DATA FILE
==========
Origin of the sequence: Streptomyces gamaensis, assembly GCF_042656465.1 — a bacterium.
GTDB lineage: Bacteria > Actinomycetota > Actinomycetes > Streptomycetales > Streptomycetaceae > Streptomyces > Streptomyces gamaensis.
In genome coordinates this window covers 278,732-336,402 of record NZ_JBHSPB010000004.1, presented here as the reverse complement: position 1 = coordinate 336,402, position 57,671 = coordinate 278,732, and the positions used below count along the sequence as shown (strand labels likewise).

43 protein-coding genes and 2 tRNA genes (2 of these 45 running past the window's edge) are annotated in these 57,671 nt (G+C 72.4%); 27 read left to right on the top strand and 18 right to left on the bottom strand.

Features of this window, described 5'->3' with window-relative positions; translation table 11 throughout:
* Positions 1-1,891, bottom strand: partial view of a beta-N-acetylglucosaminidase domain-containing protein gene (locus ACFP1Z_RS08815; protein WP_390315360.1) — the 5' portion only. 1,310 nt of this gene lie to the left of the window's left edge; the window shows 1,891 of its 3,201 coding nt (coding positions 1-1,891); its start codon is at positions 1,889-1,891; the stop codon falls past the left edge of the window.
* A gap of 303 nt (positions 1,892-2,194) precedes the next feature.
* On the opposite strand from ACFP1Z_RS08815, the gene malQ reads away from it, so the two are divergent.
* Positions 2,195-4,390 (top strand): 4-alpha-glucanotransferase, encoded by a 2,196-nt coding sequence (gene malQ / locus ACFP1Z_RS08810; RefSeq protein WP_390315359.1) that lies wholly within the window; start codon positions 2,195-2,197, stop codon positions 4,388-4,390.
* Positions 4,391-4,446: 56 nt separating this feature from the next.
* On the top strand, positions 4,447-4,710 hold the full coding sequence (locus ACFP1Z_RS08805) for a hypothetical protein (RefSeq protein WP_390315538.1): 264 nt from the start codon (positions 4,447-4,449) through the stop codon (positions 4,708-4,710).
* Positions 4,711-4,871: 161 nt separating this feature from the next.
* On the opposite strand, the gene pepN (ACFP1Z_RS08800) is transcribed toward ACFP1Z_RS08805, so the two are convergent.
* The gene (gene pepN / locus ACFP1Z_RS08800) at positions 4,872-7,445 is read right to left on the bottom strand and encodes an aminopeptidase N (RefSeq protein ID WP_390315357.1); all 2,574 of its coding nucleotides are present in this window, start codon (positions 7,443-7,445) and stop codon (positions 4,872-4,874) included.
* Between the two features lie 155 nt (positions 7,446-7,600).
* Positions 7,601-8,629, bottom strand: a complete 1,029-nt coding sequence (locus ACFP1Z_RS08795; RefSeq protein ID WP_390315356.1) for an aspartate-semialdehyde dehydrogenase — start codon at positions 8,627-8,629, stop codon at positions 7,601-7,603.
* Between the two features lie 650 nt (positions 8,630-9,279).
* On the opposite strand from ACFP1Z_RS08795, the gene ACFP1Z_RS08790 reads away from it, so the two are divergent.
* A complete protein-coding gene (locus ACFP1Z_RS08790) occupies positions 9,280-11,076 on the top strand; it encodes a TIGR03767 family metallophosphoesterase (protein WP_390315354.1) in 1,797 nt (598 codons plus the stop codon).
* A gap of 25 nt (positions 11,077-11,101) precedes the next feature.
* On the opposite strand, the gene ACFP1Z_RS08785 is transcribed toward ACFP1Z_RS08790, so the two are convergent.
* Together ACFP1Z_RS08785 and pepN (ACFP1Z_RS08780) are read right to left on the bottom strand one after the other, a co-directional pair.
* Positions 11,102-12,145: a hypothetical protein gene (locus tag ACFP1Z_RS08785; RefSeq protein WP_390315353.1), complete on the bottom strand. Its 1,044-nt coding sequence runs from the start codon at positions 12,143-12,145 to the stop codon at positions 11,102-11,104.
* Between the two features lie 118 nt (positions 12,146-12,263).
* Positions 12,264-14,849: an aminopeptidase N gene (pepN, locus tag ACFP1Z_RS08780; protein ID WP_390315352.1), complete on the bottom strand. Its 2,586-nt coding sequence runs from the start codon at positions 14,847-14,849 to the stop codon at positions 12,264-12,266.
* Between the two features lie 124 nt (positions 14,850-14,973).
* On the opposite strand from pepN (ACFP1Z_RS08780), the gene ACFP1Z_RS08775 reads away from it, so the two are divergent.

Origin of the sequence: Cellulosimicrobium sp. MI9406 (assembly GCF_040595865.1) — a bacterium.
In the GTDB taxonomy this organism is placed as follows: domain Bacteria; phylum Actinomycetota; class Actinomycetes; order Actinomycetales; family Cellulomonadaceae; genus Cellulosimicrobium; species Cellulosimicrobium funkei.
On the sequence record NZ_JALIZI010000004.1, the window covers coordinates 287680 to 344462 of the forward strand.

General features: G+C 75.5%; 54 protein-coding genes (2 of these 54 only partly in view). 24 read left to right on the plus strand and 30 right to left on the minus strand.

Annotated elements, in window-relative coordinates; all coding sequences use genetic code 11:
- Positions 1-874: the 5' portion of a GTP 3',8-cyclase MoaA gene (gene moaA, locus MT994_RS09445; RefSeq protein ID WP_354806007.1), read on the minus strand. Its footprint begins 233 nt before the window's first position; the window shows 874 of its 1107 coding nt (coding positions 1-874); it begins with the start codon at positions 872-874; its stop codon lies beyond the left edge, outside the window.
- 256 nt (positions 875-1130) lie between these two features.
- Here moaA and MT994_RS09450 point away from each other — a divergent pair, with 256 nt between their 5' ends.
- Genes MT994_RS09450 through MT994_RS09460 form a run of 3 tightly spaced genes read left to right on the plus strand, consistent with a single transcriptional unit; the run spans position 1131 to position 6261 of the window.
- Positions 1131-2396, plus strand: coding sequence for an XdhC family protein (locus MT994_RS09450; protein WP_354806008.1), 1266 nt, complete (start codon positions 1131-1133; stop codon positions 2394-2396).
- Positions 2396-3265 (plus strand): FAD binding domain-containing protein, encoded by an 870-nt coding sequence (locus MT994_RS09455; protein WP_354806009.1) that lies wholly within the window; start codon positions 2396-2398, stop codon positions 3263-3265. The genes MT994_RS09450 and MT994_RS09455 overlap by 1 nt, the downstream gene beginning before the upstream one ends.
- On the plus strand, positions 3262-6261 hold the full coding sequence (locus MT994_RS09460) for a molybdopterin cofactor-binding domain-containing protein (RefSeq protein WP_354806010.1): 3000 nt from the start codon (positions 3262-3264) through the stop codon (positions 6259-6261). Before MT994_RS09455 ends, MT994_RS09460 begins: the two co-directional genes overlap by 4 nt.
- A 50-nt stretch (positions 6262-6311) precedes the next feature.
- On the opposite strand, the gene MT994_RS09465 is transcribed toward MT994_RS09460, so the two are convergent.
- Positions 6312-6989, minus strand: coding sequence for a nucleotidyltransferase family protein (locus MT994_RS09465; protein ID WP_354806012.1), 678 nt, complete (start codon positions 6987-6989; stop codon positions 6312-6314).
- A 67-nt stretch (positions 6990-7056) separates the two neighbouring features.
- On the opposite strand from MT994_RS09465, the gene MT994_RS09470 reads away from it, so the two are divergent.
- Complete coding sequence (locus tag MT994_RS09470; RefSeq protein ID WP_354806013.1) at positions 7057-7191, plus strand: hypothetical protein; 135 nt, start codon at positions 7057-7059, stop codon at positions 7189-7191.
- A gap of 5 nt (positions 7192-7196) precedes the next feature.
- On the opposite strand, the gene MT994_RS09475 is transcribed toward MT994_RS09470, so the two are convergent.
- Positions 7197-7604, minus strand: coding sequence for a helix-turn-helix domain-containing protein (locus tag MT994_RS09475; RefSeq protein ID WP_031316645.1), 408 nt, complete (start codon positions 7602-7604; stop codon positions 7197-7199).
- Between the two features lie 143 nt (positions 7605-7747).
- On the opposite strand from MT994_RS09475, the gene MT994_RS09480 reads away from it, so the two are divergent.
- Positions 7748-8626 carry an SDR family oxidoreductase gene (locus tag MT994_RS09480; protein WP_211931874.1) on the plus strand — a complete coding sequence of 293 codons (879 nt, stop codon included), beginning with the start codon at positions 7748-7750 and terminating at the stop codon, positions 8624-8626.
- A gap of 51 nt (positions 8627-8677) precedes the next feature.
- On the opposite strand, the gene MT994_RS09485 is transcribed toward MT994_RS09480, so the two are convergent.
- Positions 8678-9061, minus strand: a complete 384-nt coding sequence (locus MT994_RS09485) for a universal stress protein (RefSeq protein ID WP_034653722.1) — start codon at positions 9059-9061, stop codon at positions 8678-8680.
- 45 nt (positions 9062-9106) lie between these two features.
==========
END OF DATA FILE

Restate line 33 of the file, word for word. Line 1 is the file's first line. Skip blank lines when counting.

- Positions 1-874: the 5' portion of a GTP 3',8-cyclase MoaA gene (gene moaA, locus MT994_RS09445; RefSeq protein ID WP_354806007.1), read on the minus strand. Its footprint begins 233 nt before the window's first position; the window shows 874 of its 1107 coding nt (coding positions 1-874); it begins with the start codon at positions 872-874; its stop codon lies beyond the left edge, outside the window.